As part of my Summer comedy geek out, I was lucky enough to get a spot in Kevin Mullaney’s Performance workshop. It’s a special 8 week class and 4 weeks of performance in which Mullaney hones 14 improvisers into polished performers. So far the class has been great and the best (and unique) part of this class is Mullaney’s thorough notes after each session. These have been super helpful and I hope you can glean some insights from it for own improv as well. Now go out and improvise!
More great work yesterday! I think we started out a little rusty at the beginning, but really hit a stride midway through the class. I’m seeing a lot of good stuff, but most importantly I see everyone working hard to process the notes and focus on the task at hand. That’s all I can ask from you. If you do that, you will get better.
The One Thing:
Two fun characters are better than one.
What We Did:
First we did a couple of warmups to work on character. Weirdo is a way to dive into a physical approach to character without thinking about it too much. It’s a great to stretch our boundaries so that we can make stronger choices when it comes to doing scenes. Next we did a point of view exercise where we took on points of view that are not our own. This can be a great source of characters for improvisations. We can enter a scene with a strong point of view that is not our own, or we can give ourselves a strong point of view in a scene already in progress.
Next we did another round of Character Wheels. We tried on characters with a strong point of view and tried to carry that point of view through numerous scenes.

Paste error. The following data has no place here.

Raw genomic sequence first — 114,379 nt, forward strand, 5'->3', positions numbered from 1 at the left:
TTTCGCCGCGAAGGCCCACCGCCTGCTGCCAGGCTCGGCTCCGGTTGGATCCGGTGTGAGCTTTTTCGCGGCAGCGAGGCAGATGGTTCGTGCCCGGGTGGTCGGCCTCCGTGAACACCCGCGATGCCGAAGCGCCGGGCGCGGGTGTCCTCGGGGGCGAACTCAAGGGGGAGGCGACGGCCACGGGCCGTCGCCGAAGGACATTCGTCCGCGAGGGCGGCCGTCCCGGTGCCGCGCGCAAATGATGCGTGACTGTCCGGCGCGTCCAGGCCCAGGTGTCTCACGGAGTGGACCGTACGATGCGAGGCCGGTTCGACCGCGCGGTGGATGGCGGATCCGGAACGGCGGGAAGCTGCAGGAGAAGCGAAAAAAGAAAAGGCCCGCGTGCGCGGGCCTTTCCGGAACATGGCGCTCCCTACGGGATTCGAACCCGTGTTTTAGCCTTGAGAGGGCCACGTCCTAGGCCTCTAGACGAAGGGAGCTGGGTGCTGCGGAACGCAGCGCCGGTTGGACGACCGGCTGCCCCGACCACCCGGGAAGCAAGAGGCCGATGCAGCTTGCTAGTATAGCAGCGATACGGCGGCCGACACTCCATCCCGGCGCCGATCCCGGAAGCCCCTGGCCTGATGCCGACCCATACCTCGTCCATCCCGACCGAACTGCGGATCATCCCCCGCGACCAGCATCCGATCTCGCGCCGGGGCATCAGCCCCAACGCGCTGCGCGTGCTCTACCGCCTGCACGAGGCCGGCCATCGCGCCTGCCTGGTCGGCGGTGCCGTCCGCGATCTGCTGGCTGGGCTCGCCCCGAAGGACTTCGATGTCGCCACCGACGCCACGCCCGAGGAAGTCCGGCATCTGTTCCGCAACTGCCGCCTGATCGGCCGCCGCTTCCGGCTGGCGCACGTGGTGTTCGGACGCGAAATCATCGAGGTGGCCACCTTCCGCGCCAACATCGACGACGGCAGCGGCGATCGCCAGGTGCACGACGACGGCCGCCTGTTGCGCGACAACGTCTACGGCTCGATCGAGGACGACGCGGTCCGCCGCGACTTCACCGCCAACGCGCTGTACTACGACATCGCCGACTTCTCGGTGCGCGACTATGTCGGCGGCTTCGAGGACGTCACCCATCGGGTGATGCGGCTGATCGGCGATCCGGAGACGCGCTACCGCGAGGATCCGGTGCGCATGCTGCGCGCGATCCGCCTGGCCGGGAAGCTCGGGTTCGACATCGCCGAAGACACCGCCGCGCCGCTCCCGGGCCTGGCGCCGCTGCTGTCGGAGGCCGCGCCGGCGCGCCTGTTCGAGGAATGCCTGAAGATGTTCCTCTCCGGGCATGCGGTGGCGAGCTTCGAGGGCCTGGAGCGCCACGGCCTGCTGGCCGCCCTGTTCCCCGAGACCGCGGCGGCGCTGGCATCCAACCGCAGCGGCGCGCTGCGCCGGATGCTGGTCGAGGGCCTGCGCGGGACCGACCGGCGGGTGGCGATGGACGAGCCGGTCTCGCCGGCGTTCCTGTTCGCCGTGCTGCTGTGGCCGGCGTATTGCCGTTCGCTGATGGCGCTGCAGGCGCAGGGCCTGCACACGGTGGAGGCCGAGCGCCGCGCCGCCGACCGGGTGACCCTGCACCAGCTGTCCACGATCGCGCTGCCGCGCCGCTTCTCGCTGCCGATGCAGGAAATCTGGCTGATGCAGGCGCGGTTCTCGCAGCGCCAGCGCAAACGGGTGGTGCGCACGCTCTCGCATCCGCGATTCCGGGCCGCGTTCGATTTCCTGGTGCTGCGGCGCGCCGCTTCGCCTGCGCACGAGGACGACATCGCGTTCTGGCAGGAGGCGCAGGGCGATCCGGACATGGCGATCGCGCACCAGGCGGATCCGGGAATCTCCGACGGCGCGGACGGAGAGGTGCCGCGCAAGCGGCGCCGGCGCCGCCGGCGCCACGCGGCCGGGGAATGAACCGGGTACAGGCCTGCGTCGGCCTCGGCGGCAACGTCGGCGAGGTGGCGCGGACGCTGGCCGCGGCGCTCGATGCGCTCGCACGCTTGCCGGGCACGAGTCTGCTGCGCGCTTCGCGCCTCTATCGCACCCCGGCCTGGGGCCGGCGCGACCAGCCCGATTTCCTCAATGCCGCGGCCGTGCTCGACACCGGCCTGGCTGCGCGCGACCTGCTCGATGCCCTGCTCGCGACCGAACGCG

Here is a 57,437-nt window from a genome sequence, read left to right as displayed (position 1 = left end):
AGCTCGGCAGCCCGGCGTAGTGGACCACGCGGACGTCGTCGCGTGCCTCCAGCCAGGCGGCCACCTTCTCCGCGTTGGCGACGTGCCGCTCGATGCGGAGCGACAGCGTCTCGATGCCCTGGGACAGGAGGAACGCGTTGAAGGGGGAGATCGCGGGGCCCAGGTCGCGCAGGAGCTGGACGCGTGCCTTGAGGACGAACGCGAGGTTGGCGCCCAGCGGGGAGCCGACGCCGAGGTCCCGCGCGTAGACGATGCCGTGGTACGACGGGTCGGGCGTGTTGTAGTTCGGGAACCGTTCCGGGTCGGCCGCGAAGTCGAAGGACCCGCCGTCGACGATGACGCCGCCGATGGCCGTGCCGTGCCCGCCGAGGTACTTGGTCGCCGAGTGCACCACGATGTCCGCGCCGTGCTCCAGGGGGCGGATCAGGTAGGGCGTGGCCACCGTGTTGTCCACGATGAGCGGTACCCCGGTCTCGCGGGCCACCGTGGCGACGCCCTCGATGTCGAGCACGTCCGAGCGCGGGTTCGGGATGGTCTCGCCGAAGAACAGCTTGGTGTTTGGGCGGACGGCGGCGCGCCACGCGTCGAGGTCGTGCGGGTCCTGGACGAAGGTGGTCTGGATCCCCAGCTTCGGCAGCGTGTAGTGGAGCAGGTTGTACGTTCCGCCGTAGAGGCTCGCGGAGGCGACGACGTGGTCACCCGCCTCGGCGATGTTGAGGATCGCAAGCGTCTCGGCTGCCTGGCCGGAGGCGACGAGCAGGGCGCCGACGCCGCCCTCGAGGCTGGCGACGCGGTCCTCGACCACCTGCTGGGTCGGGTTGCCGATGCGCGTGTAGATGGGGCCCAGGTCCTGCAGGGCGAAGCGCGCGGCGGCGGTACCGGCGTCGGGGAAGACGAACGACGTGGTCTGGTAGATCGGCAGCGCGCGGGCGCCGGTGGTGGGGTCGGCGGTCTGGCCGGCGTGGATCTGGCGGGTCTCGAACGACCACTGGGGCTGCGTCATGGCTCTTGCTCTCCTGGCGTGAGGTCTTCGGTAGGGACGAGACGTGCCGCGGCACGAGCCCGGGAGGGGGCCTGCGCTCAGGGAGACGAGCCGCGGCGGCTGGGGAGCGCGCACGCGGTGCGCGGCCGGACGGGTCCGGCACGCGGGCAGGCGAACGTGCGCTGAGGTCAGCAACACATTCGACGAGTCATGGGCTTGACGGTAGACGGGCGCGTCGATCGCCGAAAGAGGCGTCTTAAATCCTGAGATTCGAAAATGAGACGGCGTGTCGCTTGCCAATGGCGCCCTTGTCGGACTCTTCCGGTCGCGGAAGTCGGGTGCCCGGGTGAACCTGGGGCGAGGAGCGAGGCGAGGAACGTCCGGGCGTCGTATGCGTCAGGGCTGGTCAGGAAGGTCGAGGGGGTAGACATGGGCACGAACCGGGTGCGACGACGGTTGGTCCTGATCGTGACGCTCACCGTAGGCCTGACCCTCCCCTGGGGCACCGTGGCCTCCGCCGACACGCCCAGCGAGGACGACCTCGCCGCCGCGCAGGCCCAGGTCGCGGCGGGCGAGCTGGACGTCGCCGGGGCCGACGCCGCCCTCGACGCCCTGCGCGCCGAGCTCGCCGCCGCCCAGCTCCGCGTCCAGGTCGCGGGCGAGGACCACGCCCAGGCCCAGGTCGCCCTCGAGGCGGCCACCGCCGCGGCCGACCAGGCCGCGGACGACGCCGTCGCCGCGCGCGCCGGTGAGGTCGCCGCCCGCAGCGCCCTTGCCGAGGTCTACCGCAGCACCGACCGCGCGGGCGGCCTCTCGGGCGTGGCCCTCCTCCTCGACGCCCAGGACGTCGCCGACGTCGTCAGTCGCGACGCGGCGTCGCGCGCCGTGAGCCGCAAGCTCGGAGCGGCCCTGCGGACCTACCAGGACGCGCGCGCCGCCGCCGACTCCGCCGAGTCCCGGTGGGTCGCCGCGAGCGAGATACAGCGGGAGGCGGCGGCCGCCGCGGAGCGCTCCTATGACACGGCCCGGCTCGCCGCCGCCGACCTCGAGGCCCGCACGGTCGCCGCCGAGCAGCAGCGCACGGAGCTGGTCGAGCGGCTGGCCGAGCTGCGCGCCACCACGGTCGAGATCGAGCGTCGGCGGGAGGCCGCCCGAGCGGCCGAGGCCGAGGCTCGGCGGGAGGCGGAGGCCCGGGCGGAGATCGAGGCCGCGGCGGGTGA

- Remember that if you are initiating a new scene with a character, you are there to set the table and to provoke the character. They get to decide how they are going to react to the provocation. Don’t decide it for them.
- Also, remember to put the character on the roller coaster rather than put them in a scene talking about roller coasters.
- Remember, it’s not just about taking these characters to the most obvious places that conflict with their point of view. Don’t be afraid to take them to places where you have no idea how they might react.
- If you are the character with the unique point of view, remember you don’t have to filter every last line through your point of view, but when figure out how your character connects to the situation, go for it!
The rest of the class we did La Ronde, a different structure which has a similar challenge. We still want to take fun characters to inappropriate places, but there is the added challenge of bringing your own fun character along for the ride too. Ideally we want to see scenes where two fun characters are dealing with each other. That way we have two ways to build off of this scene, not just one.
Lastly, we had a couple of situations where people made initiations that were a bit too vague. You don’t have to lay out everything in the first line, but you do want to give enough to your scene partner so that they get the gist of what is going on. “Wanna go faster?” and “What did you bring me?” are both ok, but we want first lines that give a bit more so that our scene partner feels confident to respond.
Think of a theme for one our shows. I’d like each of the four shows to be special events. We want people to feel like they have missed something special by not being there. This won’t affect our “improv form” or the content of the actual improvisations, instead think more about the trimmings of the show. Is there going to be music? Is there going to be something special happening before, in between and after the two teams? Can we decorate the space? Should we all wear hats? Should the two teams have a theme defining them (Pirates vs Ninjas)? What would be the subtitle of this show?
I want you to think about this and write down a simple pitch for your idea. We will pitch them all in a meeting after class next week and come up with some kind of voting to decide which ones we are going to use (at least for the first couple of weeks).